hauling into town) closed at 4PM, for security's sake, we left Lydia there
at 2:45. We'd parked the dinghy on the public floating dock next to their
fuel fill, and had access to the road. If they were closed when I returned,
I'd take the dinghy around to the marina laundry's ladder.

Which turned out to be a good thing, as Napa/True Value Hardware did,
finally, exchange my pump, but it took 40 minutes. While I was waiting, I
chatted up another couple and learned that they needed a bow roller. We
redid our bow roller system to something entirely different when we went to
our 73# (33kg) Rocna anchor, and I still had several new rollers in stock
which I'd never again use.

Of course, as a fellow cruiser, I immediately offered one to them.
Discussion ensued, and it was determined that my roller could serve until
they got back to the US and could source the type of roller they needed.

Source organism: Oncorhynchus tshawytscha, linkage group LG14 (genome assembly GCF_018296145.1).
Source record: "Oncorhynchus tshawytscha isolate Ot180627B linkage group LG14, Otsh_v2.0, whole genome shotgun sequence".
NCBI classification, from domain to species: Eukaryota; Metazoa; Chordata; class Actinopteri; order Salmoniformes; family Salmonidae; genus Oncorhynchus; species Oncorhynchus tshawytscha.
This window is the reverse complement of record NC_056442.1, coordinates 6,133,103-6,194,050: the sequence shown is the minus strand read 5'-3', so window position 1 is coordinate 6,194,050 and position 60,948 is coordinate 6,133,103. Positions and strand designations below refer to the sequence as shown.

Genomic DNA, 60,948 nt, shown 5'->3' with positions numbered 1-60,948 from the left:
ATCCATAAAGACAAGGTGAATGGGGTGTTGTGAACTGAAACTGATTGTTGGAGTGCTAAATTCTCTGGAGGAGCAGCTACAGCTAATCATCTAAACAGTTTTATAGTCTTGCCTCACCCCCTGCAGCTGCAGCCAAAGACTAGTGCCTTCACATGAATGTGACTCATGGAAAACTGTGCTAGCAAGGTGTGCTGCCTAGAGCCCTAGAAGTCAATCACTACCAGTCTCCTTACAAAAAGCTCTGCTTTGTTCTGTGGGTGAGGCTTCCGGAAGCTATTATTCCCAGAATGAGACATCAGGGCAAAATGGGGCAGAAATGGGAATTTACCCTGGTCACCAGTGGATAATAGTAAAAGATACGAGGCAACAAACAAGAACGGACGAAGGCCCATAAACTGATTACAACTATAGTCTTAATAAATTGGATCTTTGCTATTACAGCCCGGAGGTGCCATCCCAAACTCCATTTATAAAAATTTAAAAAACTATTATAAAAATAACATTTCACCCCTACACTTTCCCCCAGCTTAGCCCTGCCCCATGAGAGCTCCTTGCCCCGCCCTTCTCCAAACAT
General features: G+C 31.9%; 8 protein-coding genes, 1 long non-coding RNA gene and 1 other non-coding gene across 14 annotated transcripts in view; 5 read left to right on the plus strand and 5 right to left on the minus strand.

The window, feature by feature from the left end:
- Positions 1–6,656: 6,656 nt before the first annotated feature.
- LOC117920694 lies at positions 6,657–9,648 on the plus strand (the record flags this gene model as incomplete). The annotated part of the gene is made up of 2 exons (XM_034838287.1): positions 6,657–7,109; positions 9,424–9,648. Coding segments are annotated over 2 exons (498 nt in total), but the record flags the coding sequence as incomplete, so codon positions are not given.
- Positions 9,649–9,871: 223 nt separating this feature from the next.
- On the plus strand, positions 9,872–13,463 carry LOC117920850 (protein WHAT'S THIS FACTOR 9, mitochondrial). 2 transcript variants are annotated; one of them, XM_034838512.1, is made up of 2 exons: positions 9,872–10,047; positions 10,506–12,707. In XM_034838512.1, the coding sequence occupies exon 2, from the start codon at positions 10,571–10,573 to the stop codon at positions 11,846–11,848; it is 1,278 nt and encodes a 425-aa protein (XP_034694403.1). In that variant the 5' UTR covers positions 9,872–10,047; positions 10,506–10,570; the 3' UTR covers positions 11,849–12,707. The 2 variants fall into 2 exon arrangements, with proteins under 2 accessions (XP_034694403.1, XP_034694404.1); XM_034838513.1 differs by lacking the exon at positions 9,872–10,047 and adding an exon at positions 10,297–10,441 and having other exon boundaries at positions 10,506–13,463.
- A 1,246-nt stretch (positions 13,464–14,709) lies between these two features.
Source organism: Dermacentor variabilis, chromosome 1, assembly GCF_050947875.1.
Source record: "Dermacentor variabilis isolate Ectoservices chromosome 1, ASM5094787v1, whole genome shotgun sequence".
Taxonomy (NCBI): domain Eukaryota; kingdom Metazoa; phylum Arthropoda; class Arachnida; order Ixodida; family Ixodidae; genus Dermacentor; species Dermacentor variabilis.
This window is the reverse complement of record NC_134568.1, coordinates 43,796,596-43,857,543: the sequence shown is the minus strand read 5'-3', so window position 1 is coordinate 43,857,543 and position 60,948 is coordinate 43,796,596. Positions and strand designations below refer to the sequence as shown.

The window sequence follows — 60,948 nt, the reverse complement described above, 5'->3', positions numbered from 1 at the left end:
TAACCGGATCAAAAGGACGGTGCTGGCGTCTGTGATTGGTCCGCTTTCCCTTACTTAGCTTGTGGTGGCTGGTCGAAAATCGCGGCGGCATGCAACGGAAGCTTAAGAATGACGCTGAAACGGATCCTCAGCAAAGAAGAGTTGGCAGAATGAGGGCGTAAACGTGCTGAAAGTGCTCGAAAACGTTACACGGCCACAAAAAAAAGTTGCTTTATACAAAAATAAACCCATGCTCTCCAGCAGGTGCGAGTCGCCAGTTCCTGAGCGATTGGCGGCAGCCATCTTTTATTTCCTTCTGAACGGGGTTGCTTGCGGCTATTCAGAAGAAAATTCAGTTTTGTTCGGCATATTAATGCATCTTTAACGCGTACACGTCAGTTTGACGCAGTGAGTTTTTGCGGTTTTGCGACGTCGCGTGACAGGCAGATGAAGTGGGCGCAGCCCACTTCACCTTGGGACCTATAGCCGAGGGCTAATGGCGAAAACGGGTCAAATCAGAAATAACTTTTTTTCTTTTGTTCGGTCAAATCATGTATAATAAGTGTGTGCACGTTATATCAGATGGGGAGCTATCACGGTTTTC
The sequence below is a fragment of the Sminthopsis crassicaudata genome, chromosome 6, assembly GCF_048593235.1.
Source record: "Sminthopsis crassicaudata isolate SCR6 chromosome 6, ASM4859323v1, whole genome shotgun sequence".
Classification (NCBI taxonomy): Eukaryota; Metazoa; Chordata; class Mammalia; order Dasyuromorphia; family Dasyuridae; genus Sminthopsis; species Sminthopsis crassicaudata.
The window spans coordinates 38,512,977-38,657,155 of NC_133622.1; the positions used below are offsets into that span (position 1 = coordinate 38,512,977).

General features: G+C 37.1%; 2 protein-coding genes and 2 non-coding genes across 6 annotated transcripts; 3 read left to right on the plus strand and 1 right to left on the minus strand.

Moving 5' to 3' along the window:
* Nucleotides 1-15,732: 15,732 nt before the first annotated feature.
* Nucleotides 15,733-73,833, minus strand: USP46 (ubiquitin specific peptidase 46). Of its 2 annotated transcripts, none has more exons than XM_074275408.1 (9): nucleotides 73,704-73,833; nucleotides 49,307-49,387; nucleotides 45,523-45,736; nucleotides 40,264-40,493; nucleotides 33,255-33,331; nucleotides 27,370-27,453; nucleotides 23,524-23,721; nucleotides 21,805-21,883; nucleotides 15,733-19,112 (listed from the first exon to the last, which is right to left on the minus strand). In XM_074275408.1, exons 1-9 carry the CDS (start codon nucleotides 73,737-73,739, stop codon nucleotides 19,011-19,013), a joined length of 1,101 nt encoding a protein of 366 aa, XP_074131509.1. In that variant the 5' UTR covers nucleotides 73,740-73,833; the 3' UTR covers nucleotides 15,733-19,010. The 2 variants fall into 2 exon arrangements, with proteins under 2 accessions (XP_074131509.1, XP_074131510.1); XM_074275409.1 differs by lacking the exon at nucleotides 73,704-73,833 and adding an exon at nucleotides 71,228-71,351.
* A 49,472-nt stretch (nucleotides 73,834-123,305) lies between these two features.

Of course, I chortled to Lydia when I returned, as there's the typical
cruisers' fight/struggle about what gets to come aboard. Those things I'll
never use, but someone else may well need, are many among my various spares.
It's times like these that makes hunting for a cubby for whatever-it-is

On up the road with my replacement pump in hand, I find that as is
frequently the case, it's PEBKAC - problem exists between keyboard and
chair - meaning that there were tricks I'd not yet learned about this new
phone and the technology involved. My previous leap into cell technology
was a flip phone so I'm still confused :{)) The other item of concern was
usage; our plan seemed ample, but the way we were ramping up the electrons,
it looked way too small. It turns out that the phone routinely